slippery and we were balancing it with a little rock we found. We<br />

went back to the truck and although we could tell it wasn’t windy<br />

enough I still decided to pump up my 14.5m Vegas and give it a try.<br />

To hit a set up like this you want to be powered and able to get<br />

more power out of your kite instantly in case anything goes wrong.

110<br />

Journeys<br />

The wall ride<br />

Waiting for South-West winds

There were a few puffs of wind and I was riding back and forth approaching<br />

the rail but I couldn’t get enough speed. I stuck around<br />

for quite a while, Craig even pumped his own kite and tried for a<br />

bit but there wasn’t enough wind for us to feel confident enough<br />

to hit it.<br />

I almost gave up so many times, but kept remembering that it<br />

could be the only chance I had to ride that feature. It was getting<br />

very frustrating, sometimes you work a lot to get everything lined<br />

up and the wind doesn’t cooperate. That’s what makes kite park<br />

riding so special. It’s never good, until you have an epic day that<br />

makes all the other bad ones worth it.<br />

That put things into perspective for myself, we were out there far<br />

away from contests, tours and judging trying to make something<br />

special. All the work you put by finding the location, building the<br />

rails, getting the crew together and setting up a feature like that<br />

pays off when you come up with photos like this.<br />

In the end, I only got about three hits on the feature, definitely not<br />

what I was hoping for after waiting for a gust for so long but that’s

112<br />

Journeys<br />

The wall ride<br />

Never give in<br />

how it is sometimes. We ended up getting one okay shot so it was<br />

worth it. Park riding itself is already very hard make happen, when<br />

you're trying to get shots like this one where you only have a handful<br />

of opportunities.

Charming Hotels<br />

and Constant Winds.<br />

Let this<br />

Brazil<br />

surprise<br />

you.<br />

members of egroup.net.br<br />

Visit our websites and book your next kite trip!<br />

JERICOACOARA • CEARÁ • BRASIL PREÁ • CEARÁ • BRASIL vilakalango.com.br • ranchodopeixe.com.br

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64.048018 - 16.189157<br />

The EXO harness can significantly increase the length of your sessions thanks to its comfort. We worked with<br />

a human kinetic science lab to help us on this project, their scientific approach and knowledge of human<br />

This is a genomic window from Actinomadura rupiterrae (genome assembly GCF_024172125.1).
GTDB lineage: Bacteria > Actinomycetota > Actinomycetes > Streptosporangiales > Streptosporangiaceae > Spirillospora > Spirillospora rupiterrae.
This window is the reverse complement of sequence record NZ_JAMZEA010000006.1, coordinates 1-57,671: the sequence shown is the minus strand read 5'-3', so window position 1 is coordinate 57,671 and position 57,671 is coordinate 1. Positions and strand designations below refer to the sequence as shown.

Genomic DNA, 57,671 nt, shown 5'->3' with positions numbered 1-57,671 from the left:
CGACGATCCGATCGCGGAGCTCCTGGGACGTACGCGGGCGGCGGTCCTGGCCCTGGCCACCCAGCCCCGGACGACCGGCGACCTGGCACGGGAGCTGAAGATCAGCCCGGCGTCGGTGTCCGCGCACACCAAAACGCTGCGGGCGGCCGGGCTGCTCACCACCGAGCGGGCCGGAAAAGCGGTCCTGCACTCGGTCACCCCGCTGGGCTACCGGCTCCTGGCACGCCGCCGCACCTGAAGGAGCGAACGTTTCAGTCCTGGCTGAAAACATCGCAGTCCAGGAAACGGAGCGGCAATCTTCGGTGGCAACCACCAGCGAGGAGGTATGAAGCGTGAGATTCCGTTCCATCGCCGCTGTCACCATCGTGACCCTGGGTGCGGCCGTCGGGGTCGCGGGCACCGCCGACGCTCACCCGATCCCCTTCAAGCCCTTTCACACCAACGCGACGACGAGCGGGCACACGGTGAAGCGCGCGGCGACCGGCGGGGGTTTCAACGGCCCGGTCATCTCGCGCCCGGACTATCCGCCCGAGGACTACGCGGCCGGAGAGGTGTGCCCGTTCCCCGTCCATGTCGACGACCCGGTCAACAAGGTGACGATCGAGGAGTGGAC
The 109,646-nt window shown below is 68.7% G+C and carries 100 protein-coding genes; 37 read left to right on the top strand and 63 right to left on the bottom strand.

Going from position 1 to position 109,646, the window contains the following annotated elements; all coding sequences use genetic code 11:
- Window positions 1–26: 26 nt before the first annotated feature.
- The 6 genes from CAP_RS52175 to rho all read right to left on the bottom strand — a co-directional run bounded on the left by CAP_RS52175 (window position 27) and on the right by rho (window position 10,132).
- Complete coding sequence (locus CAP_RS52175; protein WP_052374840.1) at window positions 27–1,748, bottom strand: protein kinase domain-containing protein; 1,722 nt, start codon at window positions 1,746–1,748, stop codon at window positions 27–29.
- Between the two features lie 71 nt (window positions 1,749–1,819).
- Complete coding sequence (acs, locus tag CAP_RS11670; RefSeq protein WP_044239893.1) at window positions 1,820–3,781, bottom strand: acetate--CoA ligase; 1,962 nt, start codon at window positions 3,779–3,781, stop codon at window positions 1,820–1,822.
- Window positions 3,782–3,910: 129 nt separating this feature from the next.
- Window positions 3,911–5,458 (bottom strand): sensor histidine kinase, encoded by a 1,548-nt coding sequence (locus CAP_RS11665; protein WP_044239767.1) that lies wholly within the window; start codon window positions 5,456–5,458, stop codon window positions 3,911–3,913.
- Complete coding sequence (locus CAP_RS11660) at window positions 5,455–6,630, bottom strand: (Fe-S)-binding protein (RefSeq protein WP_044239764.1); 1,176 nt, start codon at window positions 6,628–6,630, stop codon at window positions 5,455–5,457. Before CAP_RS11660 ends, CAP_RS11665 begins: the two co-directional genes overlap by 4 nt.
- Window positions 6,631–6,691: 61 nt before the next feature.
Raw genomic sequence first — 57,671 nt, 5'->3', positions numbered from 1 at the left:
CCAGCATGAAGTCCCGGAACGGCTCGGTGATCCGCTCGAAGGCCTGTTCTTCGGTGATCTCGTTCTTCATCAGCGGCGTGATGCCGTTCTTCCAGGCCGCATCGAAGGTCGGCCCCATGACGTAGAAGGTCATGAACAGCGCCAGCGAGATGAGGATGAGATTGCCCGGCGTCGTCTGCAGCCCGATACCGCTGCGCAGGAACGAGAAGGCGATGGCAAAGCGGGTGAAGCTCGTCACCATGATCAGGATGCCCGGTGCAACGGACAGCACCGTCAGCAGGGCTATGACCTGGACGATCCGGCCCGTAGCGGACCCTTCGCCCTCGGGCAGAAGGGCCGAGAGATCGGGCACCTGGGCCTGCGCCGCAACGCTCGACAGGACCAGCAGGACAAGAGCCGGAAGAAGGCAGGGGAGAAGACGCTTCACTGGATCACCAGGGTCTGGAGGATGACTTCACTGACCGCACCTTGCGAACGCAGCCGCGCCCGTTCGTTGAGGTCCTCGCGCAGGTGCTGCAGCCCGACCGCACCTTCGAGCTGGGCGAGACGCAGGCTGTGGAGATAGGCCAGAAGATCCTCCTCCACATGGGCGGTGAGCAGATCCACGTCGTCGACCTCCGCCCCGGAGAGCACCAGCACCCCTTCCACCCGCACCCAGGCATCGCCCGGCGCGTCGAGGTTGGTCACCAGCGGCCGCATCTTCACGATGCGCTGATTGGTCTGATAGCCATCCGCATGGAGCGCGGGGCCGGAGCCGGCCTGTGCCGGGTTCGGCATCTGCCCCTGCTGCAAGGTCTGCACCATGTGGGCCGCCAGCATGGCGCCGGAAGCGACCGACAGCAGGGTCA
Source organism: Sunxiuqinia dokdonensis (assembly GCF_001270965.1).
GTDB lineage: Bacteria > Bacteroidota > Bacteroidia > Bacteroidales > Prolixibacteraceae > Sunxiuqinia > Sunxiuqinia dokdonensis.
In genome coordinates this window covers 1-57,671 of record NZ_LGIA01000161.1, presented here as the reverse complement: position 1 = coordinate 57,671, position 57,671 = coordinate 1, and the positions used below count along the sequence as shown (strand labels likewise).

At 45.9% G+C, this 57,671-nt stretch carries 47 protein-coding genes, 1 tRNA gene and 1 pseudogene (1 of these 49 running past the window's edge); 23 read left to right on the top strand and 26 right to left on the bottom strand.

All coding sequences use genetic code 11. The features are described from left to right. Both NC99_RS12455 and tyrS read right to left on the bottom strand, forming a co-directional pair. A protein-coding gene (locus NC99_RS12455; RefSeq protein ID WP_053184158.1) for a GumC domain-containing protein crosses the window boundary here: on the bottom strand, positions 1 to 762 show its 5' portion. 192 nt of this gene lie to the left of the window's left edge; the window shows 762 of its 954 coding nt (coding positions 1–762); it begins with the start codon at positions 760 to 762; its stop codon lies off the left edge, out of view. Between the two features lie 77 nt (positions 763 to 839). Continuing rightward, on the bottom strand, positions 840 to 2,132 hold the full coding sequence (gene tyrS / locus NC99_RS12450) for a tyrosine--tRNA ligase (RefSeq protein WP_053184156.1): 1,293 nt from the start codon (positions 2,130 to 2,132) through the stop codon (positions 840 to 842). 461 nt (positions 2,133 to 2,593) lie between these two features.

morphology enabled us to create a harness providing a level of comfort that was previously nonexistent.<br />

The EXO has been developed to optimize load distribution and thus prevent the rider from having misplaced<br />

pressure points such as on the floating ribs or lower back. The body no longer has to compensate for pressure<br />

on the wrong areas with muscle contractions or taking unnatural positions. This reduces the fatigue and pain<br />

of the rider, allowing him or her to ride longer and with more comfort.<br />

manera.com<br />

Italian Distribution - E-mail: lucamarcis@hotmail.com

116<br />

Characters<br />

Michael Zomer: I, extreme filmmaker<br />

Text:David Ingiosi<br />

Photo: Michael Zomer Courtesy

Michael Zomer<br />

I, e x t r e m e f i l m m a k e r<br />

The young dutch video-maker has just finished filming Ruben<br />

Lenten chasing storms. He had already worked together with the<br />

“king of megaloop” back in 2015 when they produced the innovative<br />

web series called Ten Days with Len10. Here, he tells us<br />

about himself, about his passion for action sports and about<br />

his friendship with Lenten. He expresses his impressions about<br />

kiteboarding video productions but above all, he explains what<br />

it means today, to be a video-maker who constantly deals with<br />

extreme situations.<br />

One of Ruben Lenten 2016<br />

latest works is Code Red,<br />

a captivating video project<br />

where this dutch athlete<br />

just few months from<br />

his victory against cancer<br />

got hold of his life again<br />

and started doing what<br />

he does best: the extreme<br />

kiter. The video focuses on<br />

an adventurous journey<br />

during which Ruben chases<br />

storms across three<br />

European countries. Not<br />

only wind blowing at over<br />

50 knots, but during the<br />

filming, the "master of extreme"<br />

had to put up with<br />

the cold and ice in Iceland,<br />

through snow-capped<br />

lands where also his jeep<br />

broke down. He endured<br />

the currents along the<br />

dutch coast, which he<br />

knows by heart but yet he<br />

had never encountered so<br />

strong before. Lastly, he<br />

had to find his way out of<br />

the Irish rocks, looking for<br />

remote spots and even entering<br />

the water at dusk.<br />

In such adverse conditions<br />

Michael Zomer was<br />

there to capture those impressive<br />

images; a young<br />

but yet already well known<br />

Dutch video-maker specialised<br />

in action sports<br />

who had already worked<br />

with Lenten when filming<br />

the innovative web series<br />

Ten days with Len10. We<br />

reached Michael who had<br />

just landed in Cape Town<br />

where he will be staying<br />

during 2017 and he granted<br />

us this interesting interview<br />

in which he tells<br />

us a little bit about himself,<br />

of his relationship<br />

with Ruben Lenten and especially<br />

about his job as<br />

video-maker of extreme<br />


118<br />

Characters<br />

Michael Zomer: I, extreme filmmaker<br />

KS_Michael, when have you decided to<br />

become a professional video-maker?<br />

I think I’ve always been fascinated by<br />

cameras and video. From a very young<br />